Gabriel Nimbus is a system designed to store and visualize large datasets, and also link the tactical side of the enterprise network to the strategic level to aid in decision-making. That platform is an example of where the Army has done a great job aggregating and analyzing data, Garciga said.

“Those two things are going to be critical linchpins for zero trust,” he said. “We could not only see ourselves, but we can have some of that core capability to do the analytical work we need to do in the event that there was a compromise or in the event that we had an insider problem that we had to triage. Those are critical.”

Another critical piece of the zero trust puzzle is identity, credential and access management (ICAM), Garciga said. The Program Executive Office for Enterprise Information Systems established ICAM in January 2023 to create a global, scalable and robust capability with a single set of authoritative identity data to give access to Army information technology resources at the point of need. ICAM “really helps us get at step one business system audit, believe it or not,” and lays the foundation for the work the Army needs to do to make data available across all the mission areas and functional areas that have unique sharing constraints, he explained.

Tech debt is the implied cost incurred when businesses do not fix problems that will affect them in the future. In cybersecurity, tech debt can be accrued from poor cyber hygiene practices.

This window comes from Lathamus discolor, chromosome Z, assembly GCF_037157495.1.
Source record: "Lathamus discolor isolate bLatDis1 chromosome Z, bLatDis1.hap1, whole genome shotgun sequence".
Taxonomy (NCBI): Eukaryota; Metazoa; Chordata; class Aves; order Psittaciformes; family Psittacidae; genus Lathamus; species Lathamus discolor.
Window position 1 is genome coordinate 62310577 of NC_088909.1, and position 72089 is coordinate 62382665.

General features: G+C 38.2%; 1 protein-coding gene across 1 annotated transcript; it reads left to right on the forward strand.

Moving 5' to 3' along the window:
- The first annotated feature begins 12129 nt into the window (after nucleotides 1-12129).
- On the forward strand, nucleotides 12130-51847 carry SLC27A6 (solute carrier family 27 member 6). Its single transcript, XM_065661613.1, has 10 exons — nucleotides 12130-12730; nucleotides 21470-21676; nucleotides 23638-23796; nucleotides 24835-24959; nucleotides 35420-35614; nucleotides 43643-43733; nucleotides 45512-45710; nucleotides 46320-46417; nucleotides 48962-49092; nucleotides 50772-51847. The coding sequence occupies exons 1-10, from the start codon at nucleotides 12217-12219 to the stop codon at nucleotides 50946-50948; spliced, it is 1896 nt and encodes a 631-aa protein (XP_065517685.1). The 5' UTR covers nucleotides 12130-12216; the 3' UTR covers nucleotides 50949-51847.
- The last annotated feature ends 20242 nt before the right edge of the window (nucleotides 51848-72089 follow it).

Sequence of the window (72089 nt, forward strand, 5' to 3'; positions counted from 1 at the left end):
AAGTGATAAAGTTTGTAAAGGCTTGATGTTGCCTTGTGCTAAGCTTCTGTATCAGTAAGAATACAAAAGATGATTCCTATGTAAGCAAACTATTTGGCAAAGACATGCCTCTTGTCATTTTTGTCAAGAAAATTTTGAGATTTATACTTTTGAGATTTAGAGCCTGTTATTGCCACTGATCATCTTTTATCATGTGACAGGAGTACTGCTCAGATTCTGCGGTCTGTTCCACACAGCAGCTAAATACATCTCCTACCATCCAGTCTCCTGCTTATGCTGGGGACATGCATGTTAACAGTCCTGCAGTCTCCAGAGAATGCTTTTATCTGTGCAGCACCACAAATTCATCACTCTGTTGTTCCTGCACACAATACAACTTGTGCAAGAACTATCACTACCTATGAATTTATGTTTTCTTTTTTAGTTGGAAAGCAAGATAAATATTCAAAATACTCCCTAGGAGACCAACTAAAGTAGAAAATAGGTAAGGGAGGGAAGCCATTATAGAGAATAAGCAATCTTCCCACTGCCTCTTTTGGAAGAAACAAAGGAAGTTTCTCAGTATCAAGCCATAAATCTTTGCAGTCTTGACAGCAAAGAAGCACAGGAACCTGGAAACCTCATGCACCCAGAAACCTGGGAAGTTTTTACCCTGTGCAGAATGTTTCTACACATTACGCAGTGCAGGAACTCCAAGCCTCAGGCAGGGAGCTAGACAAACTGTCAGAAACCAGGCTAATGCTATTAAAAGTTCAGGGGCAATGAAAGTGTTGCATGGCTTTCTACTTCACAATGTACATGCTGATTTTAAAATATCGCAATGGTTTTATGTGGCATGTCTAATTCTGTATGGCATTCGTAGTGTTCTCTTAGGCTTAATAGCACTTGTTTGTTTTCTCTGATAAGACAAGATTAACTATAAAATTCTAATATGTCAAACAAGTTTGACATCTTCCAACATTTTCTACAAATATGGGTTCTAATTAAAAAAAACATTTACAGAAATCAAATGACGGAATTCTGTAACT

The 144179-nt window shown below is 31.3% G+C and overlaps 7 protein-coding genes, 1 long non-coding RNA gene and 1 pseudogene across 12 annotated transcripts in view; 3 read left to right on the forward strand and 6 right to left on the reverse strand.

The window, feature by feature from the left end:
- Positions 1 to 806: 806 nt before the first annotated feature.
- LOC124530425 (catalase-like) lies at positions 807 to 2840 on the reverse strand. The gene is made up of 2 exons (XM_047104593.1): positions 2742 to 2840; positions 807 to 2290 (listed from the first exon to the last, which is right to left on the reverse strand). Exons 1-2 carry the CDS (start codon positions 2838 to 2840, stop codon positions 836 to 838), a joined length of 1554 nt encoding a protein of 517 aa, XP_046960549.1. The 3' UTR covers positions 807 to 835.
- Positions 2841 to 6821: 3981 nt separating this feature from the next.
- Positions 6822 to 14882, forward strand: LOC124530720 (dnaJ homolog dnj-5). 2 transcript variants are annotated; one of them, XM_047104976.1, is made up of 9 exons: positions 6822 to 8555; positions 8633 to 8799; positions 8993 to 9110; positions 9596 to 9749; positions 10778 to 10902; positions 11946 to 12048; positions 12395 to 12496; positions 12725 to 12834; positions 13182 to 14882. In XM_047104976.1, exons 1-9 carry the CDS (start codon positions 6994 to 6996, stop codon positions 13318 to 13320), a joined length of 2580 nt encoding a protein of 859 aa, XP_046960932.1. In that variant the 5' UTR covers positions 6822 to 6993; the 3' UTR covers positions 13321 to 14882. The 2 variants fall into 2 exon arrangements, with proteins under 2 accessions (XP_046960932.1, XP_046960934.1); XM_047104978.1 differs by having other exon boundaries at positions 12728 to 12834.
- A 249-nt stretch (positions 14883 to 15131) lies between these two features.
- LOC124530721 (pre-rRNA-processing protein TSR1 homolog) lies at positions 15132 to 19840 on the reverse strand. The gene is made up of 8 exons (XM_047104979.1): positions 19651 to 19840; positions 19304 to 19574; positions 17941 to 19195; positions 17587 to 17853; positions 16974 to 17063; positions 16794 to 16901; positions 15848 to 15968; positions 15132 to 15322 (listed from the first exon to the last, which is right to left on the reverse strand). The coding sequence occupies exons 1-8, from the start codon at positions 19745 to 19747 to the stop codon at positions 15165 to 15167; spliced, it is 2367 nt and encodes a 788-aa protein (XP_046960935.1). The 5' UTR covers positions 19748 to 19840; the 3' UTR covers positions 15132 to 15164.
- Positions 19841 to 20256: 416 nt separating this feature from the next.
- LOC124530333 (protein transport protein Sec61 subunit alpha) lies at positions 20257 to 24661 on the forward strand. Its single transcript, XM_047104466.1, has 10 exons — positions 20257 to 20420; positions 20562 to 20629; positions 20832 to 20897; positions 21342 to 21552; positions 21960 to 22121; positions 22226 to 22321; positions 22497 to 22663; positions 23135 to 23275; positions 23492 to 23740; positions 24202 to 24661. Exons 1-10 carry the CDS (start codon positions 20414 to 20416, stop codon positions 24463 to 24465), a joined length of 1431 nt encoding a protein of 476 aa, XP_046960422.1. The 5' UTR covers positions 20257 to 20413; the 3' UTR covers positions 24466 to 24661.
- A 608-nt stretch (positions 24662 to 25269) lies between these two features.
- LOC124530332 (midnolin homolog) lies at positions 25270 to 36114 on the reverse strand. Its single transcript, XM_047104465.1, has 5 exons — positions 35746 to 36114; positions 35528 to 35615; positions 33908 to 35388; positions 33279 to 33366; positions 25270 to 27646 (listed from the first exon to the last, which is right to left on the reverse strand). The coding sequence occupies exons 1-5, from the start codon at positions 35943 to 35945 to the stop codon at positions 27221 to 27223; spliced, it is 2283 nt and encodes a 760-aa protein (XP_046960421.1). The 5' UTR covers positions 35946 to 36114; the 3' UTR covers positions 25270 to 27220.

Tech debt is the implied cost incurred when businesses do not fix problems that will affect them in the future. In cybersecurity, tech debt can be accrued from poor cyber hygiene practices. (Photo Credit: (Photo by Dragos Condrea, Getty Images))

The OCIO needs to rethink the way it integrates with the Army acquisition community and become more of an enabler for that community, Garciga said. “I think that’s going to be the next step—how do we ingrain that in everyone and thicken that relationship? And the other piece is really reshaping the way we do non-acquisition program delivery. I think that’s huge. I think that continues to be one of the biggest challenges in the department, both fiscally and from a cybersecurity perspective,” he explained.

The cybersecurity and software acquisition pathways can have policy debt as well as tech debt. It’s important to determine which policies are value added and need to be implemented, and which are extraneous and a barrier to delivering capability. “People don’t like talking about it [policy], but it matters, right? If you’re a PM [program manager], it matters a lot,” Garciga said. “It costs money, it costs time and sometimes it slows you down.” He wants to figure out what guidance will best support the DevSecOps work that the program managers are doing.